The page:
b. Message: God has entrusted His ambassadors with a message of reconciliation (5:17-21).
c. Manner: God’s ambassadors are to conduct themselves well in all circumstances as servants of God
C. Appeal: Paul appeals for reconciliation with the Corinthians and their separation from the defilement of the
D. Comfort: Paul experienced comfort and joy from the report of Titus concerning the Corinthians (7:2-16).
IV. Instruction — The Arrangement for the Offering: Paul gives instruction for the special offering for the believers
in Jerusalem (8:1–9:15).
A. Example: Macedonia overflowed in the grace of giving (8:1-6).
B. Exhortation: Paul encourages the Corinthians to abound in the grace of giving as they abound in everything
C. Preparation: Paul endorses the messengers who are handling the offering and urges the Corinthians to be
well-prepared with a bountiful gift at their coming (8:16–9:5).
D. Explanation: Generous giving is a good thing that God enables (9:6-14).
E. Illustration: The greatest example of generous giving is the gift of Christ (9:15).
V. Exhortation—The Authority of Paul: Paul exercises his apostolic authority in exhorting the Corinthians (10:1–13:11).
A. Apostolic Activity: Paul answers the accusations that have been placed against him and points out the sphere
of his apostolic activity (10:1-18).
1. Accusations: Paul answers the accusations of meekness when present and boldness when absent,
weighty letters and unimpressive presence by pointing out that his apostolic authority does not rest in
the flesh but in Christ (10:1-11).
2. Activity: God apportioned to Paul to be the first to preach the gospel to the Corinthians and to regions
B. Apostolic Credentials: Paul’s knowledge, sacrificial service, sufferings, visions, and attesting signs all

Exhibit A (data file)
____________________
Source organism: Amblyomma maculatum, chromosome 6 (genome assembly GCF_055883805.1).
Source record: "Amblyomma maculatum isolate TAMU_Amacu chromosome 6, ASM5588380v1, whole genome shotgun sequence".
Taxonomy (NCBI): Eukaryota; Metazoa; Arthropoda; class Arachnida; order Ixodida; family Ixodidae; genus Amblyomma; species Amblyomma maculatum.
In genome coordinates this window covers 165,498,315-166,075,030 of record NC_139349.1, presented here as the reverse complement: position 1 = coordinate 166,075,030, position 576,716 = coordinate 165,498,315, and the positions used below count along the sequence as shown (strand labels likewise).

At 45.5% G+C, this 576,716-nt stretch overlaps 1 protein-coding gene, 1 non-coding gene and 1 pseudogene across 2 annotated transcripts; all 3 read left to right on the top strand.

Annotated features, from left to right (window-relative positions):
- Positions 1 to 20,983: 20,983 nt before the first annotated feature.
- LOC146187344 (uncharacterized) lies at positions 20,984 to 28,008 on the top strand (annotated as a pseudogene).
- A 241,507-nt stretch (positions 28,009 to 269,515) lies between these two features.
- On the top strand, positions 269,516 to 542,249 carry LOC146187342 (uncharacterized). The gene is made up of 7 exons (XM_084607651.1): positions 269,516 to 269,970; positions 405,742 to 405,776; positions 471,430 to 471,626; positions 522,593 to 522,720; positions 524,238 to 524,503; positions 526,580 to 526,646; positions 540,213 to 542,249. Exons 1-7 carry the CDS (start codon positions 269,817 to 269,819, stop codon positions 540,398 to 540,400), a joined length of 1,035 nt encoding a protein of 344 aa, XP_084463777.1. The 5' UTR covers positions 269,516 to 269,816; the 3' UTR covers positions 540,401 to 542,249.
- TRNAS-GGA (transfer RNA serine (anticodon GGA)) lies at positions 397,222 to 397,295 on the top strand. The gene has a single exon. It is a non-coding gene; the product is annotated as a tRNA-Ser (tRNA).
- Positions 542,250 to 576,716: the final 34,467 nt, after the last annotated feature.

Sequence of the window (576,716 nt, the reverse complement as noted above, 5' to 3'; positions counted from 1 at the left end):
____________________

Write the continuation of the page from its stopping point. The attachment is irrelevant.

support the genuineness of his apostleship (11:1–12:18).
C. Apostolic Exhortation: Paul exhorts the Corinthians to do what is right so that when he is present with them
he need not use severity in accordance with his apostolic authority 12:19–13:10).
D. Farewell Exhortations: Paul exhorts the brethren to be in order, be comforted, be likeminded, and be at
peace so that the God of love and peace may be with them (13:11).
VI. Greetings: Paul encourages the Corinthians to greet each other with affection and conveys the greetings of
fellow believers (13:12-13).
VII. Benediction: Paul extends the love, grace, and fellowship of the Triune God (13:14).
Theological Reflection and Application
The following are a few doctrinal and practical applications from Second Corinthians:
- Our ministry is glorious (3:7-11).
- The New Testament believer is not under the law (3:7, 11).
- We are not to draw attention to ourselves but to Christ (4:5).
- Human weakness is not a barrier to serving Christ (4:7, 10, 11).
- God provides sufficient grace for every trial (4:8-9).
- A key to serving Christ is denial of self for others (4:12).
- The aim of life is not worldly success but to be pleasing to Christ (5:9).
- The judgment seat of Christ is a legitimate motive for service (5:10).
- God has committed to us the message of reconciliation (5:19).
- The example of others is a legitimate encouragement to giving (8:1).
- Poverty is not an excuse for not giving (8:2-3).
- Giving produces thanksgiving (9:11-13).
- We are in a spiritual battle (10:3-5).
- False teachers victimize people (11:19-20).
- There are occasions when it is necessary to present credentials (12:11-12).